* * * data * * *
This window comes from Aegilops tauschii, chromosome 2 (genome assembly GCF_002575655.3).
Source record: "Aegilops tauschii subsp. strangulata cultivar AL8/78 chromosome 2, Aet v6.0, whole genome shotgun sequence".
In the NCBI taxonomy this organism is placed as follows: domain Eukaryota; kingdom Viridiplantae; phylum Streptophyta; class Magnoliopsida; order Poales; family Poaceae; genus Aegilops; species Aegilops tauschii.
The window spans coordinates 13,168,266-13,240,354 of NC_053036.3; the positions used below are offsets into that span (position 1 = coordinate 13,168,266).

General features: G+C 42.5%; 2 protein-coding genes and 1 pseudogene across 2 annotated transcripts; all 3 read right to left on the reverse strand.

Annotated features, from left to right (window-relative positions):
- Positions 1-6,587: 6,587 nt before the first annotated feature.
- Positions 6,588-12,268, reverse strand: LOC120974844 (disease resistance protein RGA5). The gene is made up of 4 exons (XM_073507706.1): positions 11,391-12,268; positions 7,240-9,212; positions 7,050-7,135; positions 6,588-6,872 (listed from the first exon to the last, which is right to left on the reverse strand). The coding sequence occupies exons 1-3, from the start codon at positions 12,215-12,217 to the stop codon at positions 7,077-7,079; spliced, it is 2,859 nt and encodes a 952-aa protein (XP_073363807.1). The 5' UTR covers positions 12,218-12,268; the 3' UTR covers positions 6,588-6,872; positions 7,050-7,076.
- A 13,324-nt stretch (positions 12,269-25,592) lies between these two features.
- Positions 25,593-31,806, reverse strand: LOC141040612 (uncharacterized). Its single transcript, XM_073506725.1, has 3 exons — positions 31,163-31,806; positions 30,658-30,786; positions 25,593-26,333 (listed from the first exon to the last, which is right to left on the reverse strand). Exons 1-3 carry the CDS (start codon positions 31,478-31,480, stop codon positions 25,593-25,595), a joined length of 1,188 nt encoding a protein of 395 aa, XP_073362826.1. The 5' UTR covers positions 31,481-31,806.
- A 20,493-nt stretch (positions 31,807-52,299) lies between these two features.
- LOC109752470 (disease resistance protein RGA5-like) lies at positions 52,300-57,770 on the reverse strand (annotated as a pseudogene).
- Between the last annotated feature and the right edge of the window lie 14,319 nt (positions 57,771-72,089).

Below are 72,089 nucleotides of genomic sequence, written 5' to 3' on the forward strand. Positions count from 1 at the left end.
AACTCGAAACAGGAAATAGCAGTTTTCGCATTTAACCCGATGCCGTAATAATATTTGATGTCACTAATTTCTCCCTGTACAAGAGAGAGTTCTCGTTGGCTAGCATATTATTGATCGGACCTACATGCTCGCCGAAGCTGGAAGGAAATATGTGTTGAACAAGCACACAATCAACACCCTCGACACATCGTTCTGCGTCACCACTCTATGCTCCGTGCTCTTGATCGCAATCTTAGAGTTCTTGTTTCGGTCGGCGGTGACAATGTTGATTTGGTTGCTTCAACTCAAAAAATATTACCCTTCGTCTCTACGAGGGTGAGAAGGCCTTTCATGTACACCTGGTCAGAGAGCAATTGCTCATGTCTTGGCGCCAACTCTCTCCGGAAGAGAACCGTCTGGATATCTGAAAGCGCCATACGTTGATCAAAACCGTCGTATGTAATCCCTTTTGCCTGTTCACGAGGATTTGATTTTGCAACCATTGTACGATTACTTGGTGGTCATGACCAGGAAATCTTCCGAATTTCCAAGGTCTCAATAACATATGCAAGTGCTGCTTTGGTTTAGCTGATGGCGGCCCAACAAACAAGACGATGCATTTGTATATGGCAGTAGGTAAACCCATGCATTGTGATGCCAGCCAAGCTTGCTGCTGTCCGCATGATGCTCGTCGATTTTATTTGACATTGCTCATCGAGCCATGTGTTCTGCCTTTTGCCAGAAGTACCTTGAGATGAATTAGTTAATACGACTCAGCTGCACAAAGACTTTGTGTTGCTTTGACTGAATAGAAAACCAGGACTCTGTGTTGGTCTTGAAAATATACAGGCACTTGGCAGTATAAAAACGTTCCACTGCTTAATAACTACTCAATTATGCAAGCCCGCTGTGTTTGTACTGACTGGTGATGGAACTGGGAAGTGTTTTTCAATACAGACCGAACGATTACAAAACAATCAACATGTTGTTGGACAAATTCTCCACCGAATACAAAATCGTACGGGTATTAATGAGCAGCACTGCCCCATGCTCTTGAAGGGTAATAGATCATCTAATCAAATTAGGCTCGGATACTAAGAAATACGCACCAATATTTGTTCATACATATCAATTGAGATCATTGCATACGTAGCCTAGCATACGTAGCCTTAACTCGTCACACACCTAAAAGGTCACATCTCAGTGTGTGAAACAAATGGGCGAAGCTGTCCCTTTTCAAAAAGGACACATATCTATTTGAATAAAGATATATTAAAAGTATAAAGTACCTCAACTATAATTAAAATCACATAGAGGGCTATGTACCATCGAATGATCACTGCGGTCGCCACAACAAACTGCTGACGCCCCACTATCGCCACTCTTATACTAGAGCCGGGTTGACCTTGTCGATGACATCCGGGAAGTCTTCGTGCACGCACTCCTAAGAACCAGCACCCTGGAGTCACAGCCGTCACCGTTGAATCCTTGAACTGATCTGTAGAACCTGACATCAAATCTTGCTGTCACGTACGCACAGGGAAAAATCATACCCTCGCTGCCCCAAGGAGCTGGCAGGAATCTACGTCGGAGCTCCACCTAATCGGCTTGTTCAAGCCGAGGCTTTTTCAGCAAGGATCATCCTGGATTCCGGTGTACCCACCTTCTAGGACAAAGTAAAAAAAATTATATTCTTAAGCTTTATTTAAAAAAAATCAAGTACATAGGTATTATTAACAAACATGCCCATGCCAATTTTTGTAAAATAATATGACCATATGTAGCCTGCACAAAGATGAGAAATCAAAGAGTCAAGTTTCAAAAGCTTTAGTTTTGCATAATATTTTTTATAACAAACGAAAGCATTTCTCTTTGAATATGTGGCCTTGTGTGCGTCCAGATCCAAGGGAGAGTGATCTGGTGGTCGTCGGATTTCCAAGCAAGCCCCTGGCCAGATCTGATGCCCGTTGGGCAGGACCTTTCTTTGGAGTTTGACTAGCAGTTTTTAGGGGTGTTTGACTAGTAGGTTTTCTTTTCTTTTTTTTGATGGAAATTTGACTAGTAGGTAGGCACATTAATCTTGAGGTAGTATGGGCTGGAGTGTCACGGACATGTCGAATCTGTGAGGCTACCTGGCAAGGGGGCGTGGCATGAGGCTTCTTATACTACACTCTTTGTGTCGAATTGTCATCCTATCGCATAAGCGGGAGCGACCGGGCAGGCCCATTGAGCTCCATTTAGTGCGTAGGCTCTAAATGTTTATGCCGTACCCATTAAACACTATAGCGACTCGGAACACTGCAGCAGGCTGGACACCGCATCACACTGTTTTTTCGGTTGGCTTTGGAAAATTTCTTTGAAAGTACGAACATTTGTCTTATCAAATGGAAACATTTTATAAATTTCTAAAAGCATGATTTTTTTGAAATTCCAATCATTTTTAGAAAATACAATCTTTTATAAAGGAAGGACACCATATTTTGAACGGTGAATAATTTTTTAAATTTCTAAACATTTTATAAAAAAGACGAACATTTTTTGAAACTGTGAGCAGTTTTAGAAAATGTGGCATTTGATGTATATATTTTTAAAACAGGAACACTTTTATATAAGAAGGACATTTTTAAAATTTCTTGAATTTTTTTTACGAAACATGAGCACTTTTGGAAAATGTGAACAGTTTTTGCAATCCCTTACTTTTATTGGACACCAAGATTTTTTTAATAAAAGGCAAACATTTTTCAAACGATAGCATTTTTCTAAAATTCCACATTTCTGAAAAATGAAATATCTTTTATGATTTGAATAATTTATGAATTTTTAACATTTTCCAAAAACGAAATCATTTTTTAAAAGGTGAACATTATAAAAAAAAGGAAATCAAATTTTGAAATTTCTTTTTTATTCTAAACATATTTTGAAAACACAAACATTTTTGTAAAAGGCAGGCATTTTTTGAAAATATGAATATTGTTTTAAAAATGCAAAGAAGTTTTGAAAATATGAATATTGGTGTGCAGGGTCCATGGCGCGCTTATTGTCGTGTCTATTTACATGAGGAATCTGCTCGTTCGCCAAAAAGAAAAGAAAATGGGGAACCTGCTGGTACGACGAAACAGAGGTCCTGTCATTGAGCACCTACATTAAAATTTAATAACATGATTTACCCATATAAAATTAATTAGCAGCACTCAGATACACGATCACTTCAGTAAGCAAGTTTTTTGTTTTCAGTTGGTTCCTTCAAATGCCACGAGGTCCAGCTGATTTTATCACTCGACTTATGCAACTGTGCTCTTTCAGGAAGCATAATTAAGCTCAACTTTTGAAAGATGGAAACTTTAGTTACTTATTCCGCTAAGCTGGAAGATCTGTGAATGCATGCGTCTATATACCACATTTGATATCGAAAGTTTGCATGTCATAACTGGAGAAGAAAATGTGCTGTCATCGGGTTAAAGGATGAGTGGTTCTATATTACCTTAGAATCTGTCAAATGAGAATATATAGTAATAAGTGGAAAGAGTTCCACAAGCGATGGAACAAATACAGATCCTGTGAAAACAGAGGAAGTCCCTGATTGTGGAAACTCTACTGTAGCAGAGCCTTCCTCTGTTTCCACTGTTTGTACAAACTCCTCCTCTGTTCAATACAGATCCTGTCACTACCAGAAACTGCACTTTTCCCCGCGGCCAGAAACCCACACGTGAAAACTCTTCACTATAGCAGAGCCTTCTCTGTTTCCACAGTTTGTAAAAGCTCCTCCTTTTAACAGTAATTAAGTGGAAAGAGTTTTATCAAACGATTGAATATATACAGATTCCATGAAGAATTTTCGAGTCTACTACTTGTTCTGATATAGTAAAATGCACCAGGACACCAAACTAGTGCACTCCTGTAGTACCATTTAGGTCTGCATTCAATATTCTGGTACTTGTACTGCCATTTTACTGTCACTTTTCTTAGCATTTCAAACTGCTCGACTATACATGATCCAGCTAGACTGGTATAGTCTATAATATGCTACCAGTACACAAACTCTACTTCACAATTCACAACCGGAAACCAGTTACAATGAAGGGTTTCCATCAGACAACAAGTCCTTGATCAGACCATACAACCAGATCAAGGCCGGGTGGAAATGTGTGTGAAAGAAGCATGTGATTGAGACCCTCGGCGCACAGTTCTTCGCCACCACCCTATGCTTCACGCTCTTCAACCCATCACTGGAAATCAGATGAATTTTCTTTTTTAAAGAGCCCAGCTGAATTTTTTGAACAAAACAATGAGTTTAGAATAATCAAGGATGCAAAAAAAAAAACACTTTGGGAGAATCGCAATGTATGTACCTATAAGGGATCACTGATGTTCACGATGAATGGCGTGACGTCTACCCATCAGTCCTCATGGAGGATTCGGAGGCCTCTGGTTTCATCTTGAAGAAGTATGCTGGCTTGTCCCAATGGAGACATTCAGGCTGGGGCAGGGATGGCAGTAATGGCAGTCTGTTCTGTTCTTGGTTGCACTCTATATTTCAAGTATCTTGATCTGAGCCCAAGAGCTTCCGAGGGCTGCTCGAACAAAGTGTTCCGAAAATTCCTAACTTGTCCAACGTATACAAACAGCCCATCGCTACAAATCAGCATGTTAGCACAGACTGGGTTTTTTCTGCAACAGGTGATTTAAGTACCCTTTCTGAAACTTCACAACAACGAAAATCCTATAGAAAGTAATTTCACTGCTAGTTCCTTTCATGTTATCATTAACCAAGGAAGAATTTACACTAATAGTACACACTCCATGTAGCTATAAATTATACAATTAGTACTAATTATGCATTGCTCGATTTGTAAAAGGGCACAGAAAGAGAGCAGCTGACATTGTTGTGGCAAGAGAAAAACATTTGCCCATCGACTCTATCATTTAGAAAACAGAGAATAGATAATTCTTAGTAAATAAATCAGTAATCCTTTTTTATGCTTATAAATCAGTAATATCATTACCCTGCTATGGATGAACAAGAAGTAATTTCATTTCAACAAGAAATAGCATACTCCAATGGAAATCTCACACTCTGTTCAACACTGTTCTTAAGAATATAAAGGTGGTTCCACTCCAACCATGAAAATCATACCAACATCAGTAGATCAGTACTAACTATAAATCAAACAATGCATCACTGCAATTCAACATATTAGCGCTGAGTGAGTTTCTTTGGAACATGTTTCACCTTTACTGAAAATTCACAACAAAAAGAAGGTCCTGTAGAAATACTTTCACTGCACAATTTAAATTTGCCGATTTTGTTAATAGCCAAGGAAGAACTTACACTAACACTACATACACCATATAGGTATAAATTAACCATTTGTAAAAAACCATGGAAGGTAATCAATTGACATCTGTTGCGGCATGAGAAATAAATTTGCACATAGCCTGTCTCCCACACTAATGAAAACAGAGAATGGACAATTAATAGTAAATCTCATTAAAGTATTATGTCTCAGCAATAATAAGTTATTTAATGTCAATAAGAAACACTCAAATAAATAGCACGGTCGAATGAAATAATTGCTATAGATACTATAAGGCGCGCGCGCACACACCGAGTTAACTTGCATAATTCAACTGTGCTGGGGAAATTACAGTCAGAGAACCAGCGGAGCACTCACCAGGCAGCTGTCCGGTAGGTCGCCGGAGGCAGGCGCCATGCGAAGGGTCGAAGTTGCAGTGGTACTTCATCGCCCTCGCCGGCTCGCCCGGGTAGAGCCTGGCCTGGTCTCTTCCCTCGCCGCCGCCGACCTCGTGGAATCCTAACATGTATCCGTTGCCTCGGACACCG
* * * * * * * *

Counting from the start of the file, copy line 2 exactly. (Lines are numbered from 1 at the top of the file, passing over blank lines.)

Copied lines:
Source record: "Aegilops tauschii subsp. strangulata cultivar AL8/78 chromosome 2, Aet v6.0, whole genome shotgun sequence".